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The business economy has taken a severe hit in recent times. When a huge ship named Ever Given ran aground in the Suez Canal in Egypt, it had repercussions around the world. And as we try to come out of the pandemic, other serious supply chain issues have arisen.
In the face of such volatility and unpredictability in the economy, corporate profits are reduced. But what can B2B companies do about it?
When profitability suffers, the priority is to reduce the costs of the business. The Lean Process Improvement model of ensuring that all tasks and workflows are efficient and effective can have lasting positive effects on bottom lines.
Businesses may also consider outsourcing functions such as IT, payroll, and even manufacturing. Your organization may never have imagined that other raw material suppliers, contractors and temporary workers are able to bring instant skills to the workplace for less.
But cost reductions can only take your business to a point. To maintain profitability, companies must also take pricing action.
There are different approaches to increasing prices, but increases should always be implemented with care and in a competitive manner.
Four ways to strategically increase prices
Every pricing initiative should begin with an understanding of the business growth drivers and important sources of volume. Making changes that compromise them is bad business.
It is also necessary to monitor market participants well, as competition and differential value set the limits on pricing. Improving the differential value of offers allows Easier so that customers pay more.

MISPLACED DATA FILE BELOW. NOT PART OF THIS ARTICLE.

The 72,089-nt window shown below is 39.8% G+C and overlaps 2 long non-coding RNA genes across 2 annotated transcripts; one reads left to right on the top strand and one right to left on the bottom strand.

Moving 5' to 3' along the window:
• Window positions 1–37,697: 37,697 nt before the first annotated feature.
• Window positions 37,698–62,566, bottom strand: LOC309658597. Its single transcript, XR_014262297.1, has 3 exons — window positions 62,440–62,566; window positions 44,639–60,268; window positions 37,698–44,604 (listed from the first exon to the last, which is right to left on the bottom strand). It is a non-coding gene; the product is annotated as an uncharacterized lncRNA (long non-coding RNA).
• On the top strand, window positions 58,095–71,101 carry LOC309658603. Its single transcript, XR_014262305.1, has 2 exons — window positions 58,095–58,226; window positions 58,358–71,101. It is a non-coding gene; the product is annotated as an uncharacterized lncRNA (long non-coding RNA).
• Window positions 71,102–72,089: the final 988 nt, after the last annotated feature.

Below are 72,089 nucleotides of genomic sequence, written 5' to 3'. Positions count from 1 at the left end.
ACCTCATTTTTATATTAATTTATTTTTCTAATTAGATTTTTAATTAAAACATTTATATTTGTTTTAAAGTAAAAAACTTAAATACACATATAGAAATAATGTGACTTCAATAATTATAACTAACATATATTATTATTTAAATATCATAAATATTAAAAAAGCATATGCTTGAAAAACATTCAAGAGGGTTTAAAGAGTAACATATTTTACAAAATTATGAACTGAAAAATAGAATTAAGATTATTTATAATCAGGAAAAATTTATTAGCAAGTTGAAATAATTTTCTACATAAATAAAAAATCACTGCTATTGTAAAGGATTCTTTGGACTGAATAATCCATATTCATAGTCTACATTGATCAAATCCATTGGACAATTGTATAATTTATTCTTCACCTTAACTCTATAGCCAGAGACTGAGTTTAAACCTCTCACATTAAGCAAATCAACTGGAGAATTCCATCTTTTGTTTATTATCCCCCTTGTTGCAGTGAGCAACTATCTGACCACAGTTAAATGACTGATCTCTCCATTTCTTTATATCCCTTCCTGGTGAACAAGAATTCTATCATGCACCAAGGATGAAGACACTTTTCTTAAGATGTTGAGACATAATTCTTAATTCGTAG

At the heart of business strategy is segmentation, based on a solid understanding of customer performance needs, the buying process and criteria. Do they want to buy directly or through a distributor, and where are there price sensitivities?
Having this information makes it easy to identify the least profitable SKUs and sell them through alternative channels such as e-commerce. Then you can be more aggressive with pricing in segments where there are no clear substitutes.
Additionally, value propositions need to be refined for each target segment. Are the company’s offerings helping customers reduce costs or increase revenue? Find your unique selling point and amplify it.
Beyond the outline of business strategy, let’s talk about specific ways you can increase prices without sending your customers packing.
1. Get creative with pricing models
Think unique: Products, services, and parts can be categorized based on their uniqueness to your customer.
- Mark custom products and parts, while keeping items such as nuts, bolts, and pipes at a lower price to avoid substitution.